Editor's note: CNN Contributor Bob Greene is a bestselling author whose 25 books include "Late Edition: A Love Story"; "Duty: A Father, His Son, and the Man Who Won the War"; and "Once Upon a Town: The Miracle of the North Platte Canteen.
(CNN) -- So that I could best understand the depth of his revulsion for the crime, the police investigator suggested that I pay a visit to the elevator where it allegedly took place.
The elevator is just a few steps inside the Canal Street entrance to Chicago's Union Station. The train station, in the decades before the jet age, was the indispensable hub for America's interstate travel. It remains, in the Amtrak era, cavernous and rife with echoes. It is as if the structure was designed to make mere mortals feel small.
The vast station, when it is filled with passengers heading to and from Amtrak trains and local commuter lines, can lead a person to half-believe that in the bustle no one notices him.
Unless someone is making it a point to notice.
"He is 27 years old," said Michael MacDonald, an investigator for Amtrak's police department. "He is able to travel by himself. He's a very likeable guy."
The man he was talking about suffers from cerebral palsy. Physically slight, he has only one leg. He has three fingers on each hand. With determination and quiet daily courage, he is able to get around independently by using a motorized chair.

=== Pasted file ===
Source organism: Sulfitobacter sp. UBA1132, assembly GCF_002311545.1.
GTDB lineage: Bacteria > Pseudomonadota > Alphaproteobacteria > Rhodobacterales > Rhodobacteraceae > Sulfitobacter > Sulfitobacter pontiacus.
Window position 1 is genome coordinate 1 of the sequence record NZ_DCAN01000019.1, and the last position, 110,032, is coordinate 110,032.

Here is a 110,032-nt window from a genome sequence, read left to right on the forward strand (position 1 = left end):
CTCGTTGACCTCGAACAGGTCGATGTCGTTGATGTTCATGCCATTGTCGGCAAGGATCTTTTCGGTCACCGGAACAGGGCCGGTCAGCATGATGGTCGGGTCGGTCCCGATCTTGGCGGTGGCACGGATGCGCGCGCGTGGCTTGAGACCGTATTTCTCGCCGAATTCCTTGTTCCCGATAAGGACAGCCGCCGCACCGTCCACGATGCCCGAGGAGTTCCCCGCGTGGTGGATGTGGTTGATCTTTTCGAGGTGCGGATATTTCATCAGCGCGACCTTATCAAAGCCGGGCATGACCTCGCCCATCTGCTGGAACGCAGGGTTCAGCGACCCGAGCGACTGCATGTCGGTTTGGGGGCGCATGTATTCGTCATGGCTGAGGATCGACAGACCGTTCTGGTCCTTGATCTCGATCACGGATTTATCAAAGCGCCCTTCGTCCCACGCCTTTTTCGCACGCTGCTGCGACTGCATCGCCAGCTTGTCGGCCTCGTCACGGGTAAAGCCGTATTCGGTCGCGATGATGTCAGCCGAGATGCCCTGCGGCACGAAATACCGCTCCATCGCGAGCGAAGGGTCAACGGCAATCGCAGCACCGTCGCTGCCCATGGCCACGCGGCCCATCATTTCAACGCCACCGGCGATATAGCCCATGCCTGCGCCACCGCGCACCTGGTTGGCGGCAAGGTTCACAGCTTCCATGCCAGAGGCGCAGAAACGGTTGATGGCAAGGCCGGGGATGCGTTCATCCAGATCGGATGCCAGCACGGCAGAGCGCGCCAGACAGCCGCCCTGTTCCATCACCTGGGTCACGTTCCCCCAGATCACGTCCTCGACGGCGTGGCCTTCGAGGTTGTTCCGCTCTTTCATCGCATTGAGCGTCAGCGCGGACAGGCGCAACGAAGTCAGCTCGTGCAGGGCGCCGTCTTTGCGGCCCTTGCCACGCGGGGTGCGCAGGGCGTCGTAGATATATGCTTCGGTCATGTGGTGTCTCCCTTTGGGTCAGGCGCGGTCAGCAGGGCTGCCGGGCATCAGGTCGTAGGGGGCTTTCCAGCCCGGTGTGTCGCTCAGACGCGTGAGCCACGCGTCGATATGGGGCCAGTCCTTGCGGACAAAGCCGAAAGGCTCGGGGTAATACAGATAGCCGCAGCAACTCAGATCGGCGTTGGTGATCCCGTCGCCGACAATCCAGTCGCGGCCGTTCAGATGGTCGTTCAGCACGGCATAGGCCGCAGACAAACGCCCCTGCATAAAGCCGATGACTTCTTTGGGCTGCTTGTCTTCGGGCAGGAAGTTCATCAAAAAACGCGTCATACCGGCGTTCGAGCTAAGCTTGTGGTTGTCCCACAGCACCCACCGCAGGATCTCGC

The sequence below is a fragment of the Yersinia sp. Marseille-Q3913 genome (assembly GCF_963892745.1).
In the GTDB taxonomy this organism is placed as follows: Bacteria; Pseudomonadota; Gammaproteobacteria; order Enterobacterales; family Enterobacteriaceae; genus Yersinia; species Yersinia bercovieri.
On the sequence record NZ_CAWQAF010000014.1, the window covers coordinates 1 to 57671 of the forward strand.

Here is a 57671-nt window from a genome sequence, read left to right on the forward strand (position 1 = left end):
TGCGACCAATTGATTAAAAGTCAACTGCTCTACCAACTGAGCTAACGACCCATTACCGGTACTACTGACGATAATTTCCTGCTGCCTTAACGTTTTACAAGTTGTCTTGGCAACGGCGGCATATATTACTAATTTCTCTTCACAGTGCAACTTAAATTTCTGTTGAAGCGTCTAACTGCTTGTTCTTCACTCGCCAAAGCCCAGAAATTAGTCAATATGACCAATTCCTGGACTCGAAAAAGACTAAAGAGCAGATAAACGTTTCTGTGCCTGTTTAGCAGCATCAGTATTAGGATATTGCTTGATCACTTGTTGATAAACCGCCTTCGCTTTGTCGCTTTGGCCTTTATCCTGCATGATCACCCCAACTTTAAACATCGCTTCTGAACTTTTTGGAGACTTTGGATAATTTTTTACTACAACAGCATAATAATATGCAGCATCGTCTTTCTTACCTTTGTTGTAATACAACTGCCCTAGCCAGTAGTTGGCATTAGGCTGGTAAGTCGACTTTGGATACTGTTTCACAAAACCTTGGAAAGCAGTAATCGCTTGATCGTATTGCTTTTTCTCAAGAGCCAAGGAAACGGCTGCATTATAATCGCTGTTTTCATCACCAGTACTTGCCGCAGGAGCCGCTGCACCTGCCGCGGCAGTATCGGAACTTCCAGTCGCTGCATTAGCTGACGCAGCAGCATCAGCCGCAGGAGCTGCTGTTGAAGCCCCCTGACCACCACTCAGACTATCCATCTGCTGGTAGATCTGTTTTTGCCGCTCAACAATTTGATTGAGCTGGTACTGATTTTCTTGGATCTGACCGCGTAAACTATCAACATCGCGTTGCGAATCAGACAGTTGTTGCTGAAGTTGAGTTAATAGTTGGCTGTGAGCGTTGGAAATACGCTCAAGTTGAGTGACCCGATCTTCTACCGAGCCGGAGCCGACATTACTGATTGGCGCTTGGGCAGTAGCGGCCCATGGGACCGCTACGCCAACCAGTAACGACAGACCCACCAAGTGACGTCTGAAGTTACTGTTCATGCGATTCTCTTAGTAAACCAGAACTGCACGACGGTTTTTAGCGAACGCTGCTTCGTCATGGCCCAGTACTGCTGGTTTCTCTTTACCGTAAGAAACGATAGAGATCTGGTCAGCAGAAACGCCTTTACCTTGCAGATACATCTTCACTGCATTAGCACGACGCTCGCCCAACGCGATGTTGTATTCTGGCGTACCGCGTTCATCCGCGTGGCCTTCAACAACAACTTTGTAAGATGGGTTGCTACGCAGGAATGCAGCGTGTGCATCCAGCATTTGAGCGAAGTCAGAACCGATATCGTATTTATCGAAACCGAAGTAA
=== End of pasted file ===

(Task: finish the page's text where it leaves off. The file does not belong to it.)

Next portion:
"There are people who hang around the front door and look for victims," MacDonald said. "Prey."
Pickpocketing is usually the crime of choice. Officers inside the train station are on alert for thieves who attempt to relieve travelers of their wallets on escalators or stairways.
MacDonald has worked in law enforcement for 30 years. Some offenses still have the power to infuriate him, because they violate not only the law, but any basic definition of humanity.
As pedestrians stream through that Canal Street door, rushing to make their trains on the lower level, few even glance toward the little elevator landing to the right of the entrance.
On surveillance video recorded in August, MacDonald said, the young man, trying to get to a commuter train, is clearly visible entering the station. Because he is unable to use stairs, he steers his chair to his right, toward the elevator.